MINCHET ABISH WOT
MINCED BEEF STEW
I have a soft spot for this dish, it was one of the first dishes that I used to serve back when Eat Ethio was in it’s beginnings, appearing at markets in Shanghai. It’s hearty and moreish and always a crowd pleaser. It’s a little time consuming to cook though and less accessible than our previous recipes, but give it a go, it’s well worth it. Also feel free to adapt the way you serve it.
Berbere spice is a staple Ethiopian blend used in almost 75% of all dishes. It’s made up of around 20 different ingredients, many of which are native to Ethiopia. I’m lucky enough to be able to use my mum’s homemade blend, which she makes for me in Awassa, Ethiopia.
For this recipe, I suggest reaching out to Ethiopian mini markets where you live, if you are in the U.S or Europe this shouldn’t be a problem in major cities, but in Asia unfortunately it’s still very unlikely. Although there are many online adapted recipes to be found they simply won’t taste anything like Berbere no matter what people say. Similarly you might find Berbere on the shelves of some major western supermarkets but unfortunately again in our experience they just don’t taste like they should.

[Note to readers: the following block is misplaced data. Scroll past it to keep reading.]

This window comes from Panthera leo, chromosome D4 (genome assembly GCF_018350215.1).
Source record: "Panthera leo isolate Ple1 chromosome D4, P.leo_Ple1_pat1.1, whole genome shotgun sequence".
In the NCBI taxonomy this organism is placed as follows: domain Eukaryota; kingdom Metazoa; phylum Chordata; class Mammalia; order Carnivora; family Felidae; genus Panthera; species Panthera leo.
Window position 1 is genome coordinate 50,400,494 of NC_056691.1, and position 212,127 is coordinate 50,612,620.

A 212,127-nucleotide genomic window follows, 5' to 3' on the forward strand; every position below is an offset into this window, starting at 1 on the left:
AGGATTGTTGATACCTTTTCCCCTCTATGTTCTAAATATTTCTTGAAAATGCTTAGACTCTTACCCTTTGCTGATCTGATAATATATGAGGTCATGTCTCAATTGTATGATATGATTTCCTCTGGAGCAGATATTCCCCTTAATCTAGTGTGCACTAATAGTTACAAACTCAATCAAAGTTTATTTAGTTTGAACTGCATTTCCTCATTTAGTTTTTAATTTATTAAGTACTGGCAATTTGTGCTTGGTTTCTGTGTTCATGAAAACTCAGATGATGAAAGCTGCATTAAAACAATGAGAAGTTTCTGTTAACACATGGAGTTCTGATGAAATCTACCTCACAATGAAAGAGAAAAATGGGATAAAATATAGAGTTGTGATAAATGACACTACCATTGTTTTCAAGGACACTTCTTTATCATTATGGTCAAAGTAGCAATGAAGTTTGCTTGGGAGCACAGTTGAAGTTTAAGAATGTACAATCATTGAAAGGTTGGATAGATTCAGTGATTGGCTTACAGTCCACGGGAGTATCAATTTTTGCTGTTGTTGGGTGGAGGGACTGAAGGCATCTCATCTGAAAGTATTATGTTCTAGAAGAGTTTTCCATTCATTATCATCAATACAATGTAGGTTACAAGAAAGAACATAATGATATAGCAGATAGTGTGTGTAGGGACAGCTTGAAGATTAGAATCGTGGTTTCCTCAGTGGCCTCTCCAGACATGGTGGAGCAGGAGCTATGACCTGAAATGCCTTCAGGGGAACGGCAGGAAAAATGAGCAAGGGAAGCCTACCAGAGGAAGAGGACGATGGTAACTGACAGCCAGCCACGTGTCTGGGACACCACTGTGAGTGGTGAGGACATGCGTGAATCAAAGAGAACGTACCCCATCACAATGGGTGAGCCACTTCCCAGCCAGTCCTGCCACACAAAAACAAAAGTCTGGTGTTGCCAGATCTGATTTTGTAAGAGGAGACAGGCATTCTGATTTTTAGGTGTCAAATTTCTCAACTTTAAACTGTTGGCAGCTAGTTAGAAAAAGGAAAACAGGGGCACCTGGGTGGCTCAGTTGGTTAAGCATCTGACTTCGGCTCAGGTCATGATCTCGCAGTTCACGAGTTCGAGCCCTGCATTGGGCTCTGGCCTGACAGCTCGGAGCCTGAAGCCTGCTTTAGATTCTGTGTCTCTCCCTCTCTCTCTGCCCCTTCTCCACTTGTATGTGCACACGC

We hope to be able to make our own spices accessible soon. Fingers crossed.
BEETS & CARROTS
This dish is super easy to cook and works really well as an introduction into Ethiopian food, it's flavour is subtle and you can pretty much serve it alongside anything. I cook this dish a lot especially when beets are in season.
Beets are a great source of many essential vitamins and minerals, high in fibre and known to lower blood pressure. As a kid growing up I remember it always being said that we should eat our beets because it would give us more blood... one of many great Ethiopian myths!
YELLOW Split Pea Stew
This dish is one of the easiest and most accessible Ethiopian dishes to cook. All the ingredients are easily available in most countries and markets, so it's a great introduction to Ethiopian cooking. It's colourful, nutritious and versatile too.
I cook this dish all the time, either serving it more traditionally as a vegetarian platter or with my adaptation into a hearty soup which is great for winter (just don't tell my Mum!).
Turmeric is a great source of iron and a natural anti-inflammatory agent. It's used vastly in Ethiopian cooking when we're not using Berbere spice.